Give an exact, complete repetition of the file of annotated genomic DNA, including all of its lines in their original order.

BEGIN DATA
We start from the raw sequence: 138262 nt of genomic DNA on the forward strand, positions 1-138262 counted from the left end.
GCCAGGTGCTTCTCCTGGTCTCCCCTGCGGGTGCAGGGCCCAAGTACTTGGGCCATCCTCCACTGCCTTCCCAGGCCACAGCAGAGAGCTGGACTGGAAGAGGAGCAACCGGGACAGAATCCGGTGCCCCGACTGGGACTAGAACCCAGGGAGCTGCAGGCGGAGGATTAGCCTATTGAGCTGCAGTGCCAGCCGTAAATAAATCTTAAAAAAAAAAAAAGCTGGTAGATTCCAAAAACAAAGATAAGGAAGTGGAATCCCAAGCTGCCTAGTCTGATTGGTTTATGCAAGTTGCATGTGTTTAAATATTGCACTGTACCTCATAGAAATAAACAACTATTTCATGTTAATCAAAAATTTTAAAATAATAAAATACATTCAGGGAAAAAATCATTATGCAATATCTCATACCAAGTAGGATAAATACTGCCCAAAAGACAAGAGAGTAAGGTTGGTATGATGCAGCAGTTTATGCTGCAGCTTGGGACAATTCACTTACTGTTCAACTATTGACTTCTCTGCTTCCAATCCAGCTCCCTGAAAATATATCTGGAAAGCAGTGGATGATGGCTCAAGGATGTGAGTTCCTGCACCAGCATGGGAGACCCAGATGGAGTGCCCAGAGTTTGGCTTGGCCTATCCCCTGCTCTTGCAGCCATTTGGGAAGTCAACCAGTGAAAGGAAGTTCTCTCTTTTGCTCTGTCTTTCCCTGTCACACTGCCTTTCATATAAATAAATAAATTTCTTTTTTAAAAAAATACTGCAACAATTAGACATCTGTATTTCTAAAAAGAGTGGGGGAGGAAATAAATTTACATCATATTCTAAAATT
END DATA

We start from the raw sequence: 138262 nt of genomic DNA on the forward strand, positions 1-138262 counted from the left end.
GCCAGGTGCTTCTCCTGGTCTCCCCTGCGGGTGCAGGGCCCAAGTACTTGGGCCATCCTCCACTGCCTTCCCAGGCCACAGCAGAGAGCTGGACTGGAAGAGGAGCAACCGGGACAGAATCCGGTGCCCCGACTGGGACTAGAACCCAGGGAGCTGCAGGCGGAGGATTAGCCTATTGAGCTGCAGTGCCAGCCGTAAATAAATCTTAAAAAAAAAAAAAGCTGGTAGATTCCAAAAACAAAGATAAGGAAGTGGAATCCCAAGCTGCCTAGTCTGATTGGTTTATGCAAGTTGCATGTGTTTAAATATTGCACTGTACCTCATAGAAATAAACAACTATTTCATGTTAATCAAAAATTTTAAAATAATAAAATACATTCAGGGAAAAAATCATTATGCAATATCTCATACCAAGTAGGATAAATACTGCCCAAAAGACAAGAGAGTAAGGTTGGTATGATGCAGCAGTTTATGCTGCAGCTTGGGACAATTCACTTACTGTTCAACTATTGACTTCTCTGCTTCCAATCCAGCTCCCTGAAAATATATCTGGAAAGCAGTGGATGATGGCTCAAGGATGTGAGTTCCTGCACCAGCATGGGAGACCCAGATGGAGTGCCCAGAGTTTGGCTTGGCCTATCCCCTGCTCTTGCAGCCATTTGGGAAGTCAACCAGTGAAAGGAAGTTCTCTCTTTTGCTCTGTCTTTCCCTGTCACACTGCCTTTCATATAAATAAATAAATTTCTTTTTTAAAAAAATACTGCAACAATTAGACATCTGTATTTCTAAAAAGAGTGGGGGAGGAAATAAATTTACATCATATTCTAAAATT